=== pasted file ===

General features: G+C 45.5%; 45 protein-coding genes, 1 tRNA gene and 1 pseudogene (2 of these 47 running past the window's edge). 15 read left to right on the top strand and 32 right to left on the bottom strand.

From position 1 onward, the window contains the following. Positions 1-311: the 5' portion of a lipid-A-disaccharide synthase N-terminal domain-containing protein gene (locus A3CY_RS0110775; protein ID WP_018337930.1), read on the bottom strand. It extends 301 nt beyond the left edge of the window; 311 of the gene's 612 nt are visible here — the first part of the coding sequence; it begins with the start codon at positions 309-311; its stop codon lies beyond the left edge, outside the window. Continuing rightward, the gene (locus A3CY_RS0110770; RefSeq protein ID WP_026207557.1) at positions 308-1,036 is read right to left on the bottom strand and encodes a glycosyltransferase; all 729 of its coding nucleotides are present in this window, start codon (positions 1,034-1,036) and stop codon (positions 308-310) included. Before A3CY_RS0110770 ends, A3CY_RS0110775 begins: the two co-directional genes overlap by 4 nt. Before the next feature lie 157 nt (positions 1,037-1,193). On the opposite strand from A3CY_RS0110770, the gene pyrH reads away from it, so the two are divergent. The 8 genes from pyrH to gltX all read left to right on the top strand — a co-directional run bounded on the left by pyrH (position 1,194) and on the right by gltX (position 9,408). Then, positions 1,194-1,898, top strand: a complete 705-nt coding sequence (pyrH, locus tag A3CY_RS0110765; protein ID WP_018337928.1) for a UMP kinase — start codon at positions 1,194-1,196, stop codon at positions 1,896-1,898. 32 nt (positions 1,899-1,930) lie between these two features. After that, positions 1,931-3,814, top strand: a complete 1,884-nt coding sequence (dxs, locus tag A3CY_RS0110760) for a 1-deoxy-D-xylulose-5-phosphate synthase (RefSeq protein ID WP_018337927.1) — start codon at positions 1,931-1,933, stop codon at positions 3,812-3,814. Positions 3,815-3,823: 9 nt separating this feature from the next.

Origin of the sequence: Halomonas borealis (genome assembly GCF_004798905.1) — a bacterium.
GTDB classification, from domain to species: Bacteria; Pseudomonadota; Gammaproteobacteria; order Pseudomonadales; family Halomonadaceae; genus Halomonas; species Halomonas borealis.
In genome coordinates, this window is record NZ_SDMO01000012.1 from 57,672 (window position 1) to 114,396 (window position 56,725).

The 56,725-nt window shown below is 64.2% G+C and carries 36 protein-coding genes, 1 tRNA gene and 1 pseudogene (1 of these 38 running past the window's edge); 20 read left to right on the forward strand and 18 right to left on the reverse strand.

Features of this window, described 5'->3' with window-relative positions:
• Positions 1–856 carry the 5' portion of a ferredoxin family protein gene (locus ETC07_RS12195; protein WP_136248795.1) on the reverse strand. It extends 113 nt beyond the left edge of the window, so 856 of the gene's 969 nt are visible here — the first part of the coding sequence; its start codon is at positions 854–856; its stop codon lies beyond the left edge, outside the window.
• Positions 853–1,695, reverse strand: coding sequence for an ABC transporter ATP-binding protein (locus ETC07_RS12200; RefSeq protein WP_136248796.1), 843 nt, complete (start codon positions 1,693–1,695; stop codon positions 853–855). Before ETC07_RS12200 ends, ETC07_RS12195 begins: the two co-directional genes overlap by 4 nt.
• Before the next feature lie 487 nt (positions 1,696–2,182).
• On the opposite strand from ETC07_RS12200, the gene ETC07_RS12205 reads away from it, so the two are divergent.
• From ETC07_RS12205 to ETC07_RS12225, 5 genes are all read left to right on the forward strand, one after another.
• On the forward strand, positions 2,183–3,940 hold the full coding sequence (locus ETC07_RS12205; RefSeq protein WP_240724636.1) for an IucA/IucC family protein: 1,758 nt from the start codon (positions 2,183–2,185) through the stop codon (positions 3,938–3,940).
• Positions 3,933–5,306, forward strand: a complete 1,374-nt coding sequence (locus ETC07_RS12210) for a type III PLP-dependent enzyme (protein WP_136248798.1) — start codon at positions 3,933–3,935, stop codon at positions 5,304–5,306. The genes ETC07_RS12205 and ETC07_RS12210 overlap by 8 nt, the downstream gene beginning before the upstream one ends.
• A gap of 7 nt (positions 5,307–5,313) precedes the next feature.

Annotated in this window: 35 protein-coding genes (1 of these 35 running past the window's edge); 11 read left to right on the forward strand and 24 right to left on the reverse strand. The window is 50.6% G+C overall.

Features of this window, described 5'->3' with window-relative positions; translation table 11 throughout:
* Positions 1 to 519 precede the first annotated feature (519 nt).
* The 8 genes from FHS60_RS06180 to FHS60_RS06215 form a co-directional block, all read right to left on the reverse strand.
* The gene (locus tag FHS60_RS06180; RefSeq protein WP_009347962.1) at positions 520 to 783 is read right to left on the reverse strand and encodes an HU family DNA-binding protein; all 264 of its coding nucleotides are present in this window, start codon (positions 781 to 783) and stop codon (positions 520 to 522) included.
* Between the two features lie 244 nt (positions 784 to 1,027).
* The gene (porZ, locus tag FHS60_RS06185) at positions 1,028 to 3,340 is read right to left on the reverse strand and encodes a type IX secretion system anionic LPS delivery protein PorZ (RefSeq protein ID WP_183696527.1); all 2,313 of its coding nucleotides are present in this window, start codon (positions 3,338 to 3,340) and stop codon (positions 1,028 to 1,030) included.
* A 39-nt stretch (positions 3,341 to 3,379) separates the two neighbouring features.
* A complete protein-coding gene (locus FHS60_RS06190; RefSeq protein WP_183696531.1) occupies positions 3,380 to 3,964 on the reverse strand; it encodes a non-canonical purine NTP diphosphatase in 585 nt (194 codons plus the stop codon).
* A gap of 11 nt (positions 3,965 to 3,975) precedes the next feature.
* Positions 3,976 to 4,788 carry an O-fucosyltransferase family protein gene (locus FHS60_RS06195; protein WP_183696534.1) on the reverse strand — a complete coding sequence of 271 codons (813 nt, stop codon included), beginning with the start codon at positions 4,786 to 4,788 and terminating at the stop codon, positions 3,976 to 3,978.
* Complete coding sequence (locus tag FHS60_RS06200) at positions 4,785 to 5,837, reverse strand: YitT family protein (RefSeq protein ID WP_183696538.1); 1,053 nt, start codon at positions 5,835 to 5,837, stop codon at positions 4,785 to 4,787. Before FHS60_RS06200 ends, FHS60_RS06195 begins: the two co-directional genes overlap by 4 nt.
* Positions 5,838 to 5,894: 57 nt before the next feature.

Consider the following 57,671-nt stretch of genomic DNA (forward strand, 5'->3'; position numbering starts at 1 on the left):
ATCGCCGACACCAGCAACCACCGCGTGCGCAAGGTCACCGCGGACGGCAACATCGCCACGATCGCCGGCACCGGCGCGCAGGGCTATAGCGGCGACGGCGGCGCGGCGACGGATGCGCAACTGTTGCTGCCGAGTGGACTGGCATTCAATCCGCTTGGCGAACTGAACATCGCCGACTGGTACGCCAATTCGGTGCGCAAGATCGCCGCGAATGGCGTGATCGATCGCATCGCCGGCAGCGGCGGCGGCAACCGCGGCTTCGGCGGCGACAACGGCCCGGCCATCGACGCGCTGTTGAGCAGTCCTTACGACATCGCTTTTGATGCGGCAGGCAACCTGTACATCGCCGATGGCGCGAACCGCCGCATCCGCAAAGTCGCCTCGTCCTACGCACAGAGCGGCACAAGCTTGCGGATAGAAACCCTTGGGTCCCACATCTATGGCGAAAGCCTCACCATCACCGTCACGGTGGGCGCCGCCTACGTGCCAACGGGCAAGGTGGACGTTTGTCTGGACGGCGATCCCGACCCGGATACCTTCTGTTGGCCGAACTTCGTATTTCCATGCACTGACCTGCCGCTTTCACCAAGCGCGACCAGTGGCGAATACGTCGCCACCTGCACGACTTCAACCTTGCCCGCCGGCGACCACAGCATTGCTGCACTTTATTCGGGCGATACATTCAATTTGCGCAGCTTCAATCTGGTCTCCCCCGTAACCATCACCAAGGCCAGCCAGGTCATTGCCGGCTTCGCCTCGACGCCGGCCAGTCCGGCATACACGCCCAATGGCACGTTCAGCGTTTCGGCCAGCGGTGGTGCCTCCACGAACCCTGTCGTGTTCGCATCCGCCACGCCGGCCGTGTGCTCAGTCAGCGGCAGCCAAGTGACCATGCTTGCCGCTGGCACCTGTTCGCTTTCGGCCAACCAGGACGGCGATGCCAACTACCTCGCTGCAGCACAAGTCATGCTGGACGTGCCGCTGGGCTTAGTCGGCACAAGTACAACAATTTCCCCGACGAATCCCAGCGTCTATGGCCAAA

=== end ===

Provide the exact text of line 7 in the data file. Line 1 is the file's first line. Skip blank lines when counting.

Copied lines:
Features of this window, described 5'->3' with window-relative positions: